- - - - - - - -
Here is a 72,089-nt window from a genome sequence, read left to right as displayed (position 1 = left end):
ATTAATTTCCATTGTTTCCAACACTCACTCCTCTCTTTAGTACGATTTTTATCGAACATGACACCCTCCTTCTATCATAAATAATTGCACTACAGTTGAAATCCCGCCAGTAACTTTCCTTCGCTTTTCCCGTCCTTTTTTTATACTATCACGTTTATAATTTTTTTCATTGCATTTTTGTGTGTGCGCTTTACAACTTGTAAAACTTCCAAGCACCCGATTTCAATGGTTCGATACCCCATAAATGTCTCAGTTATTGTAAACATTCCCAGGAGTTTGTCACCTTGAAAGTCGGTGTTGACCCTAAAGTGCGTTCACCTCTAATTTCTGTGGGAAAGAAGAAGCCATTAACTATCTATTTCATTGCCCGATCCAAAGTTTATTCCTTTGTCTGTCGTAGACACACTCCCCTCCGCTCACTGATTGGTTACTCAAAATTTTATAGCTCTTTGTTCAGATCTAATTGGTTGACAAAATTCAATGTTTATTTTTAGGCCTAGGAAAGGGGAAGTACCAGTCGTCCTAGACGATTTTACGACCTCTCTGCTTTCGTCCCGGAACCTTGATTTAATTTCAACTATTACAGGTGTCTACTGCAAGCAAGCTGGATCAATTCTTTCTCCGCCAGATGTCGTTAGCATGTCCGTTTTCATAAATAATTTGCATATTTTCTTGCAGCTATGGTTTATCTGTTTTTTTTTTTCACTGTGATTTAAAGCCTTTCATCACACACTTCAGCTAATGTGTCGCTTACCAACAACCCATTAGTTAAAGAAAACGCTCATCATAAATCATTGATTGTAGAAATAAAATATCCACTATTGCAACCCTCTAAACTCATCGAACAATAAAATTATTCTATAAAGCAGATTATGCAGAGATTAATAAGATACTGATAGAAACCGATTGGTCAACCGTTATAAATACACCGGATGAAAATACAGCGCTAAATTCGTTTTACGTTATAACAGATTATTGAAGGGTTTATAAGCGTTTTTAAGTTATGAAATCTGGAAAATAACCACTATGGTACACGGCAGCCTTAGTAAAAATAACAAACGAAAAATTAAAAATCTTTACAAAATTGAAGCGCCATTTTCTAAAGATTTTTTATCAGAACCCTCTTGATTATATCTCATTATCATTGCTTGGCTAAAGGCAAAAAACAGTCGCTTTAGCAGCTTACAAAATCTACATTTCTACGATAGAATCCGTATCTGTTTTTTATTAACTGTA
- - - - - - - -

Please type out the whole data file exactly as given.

Here is a 72,089-nt window from a genome sequence, read left to right as displayed (position 1 = left end):
ATTAATTTCCATTGTTTCCAACACTCACTCCTCTCTTTAGTACGATTTTTATCGAACATGACACCCTCCTTCTATCATAAATAATTGCACTACAGTTGAAATCCCGCCAGTAACTTTCCTTCGCTTTTCCCGTCCTTTTTTTATACTATCACGTTTATAATTTTTTTCATTGCATTTTTGTGTGTGCGCTTTACAACTTGTAAAACTTCCAAGCACCCGATTTCAATGGTTCGATACCCCATAAATGTCTCAGTTATTGTAAACATTCCCAGGAGTTTGTCACCTTGAAAGTCGGTGTTGACCCTAAAGTGCGTTCACCTCTAATTTCTGTGGGAAAGAAGAAGCCATTAACTATCTATTTCATTGCCCGATCCAAAGTTTATTCCTTTGTCTGTCGTAGACACACTCCCCTCCGCTCACTGATTGGTTACTCAAAATTTTATAGCTCTTTGTTCAGATCTAATTGGTTGACAAAATTCAATGTTTATTTTTAGGCCTAGGAAAGGGGAAGTACCAGTCGTCCTAGACGATTTTACGACCTCTCTGCTTTCGTCCCGGAACCTTGATTTAATTTCAACTATTACAGGTGTCTACTGCAAGCAAGCTGGATCAATTCTTTCTCCGCCAGATGTCGTTAGCATGTCCGTTTTCATAAATAATTTGCATATTTTCTTGCAGCTATGGTTTATCTGTTTTTTTTTTTCACTGTGATTTAAAGCCTTTCATCACACACTTCAGCTAATGTGTCGCTTACCAACAACCCATTAGTTAAAGAAAACGCTCATCATAAATCATTGATTGTAGAAATAAAATATCCACTATTGCAACCCTCTAAACTCATCGAACAATAAAATTATTCTATAAAGCAGATTATGCAGAGATTAATAAGATACTGATAGAAACCGATTGGTCAACCGTTATAAATACACCGGATGAAAATACAGCGCTAAATTCGTTTTACGTTATAACAGATTATTGAAGGGTTTATAAGCGTTTTTAAGTTATGAAATCTGGAAAATAACCACTATGGTACACGGCAGCCTTAGTAAAAATAACAAACGAAAAATTAAAAATCTTTACAAAATTGAAGCGCCATTTTCTAAAGATTTTTTATCAGAACCCTCTTGATTATATCTCATTATCATTGCTTGGCTAAAGGCAAAAAACAGTCGCTTTAGCAGCTTACAAAATCTACATTTCTACGATAGAATCCGTATCTGTTTTTTATTAACTGTA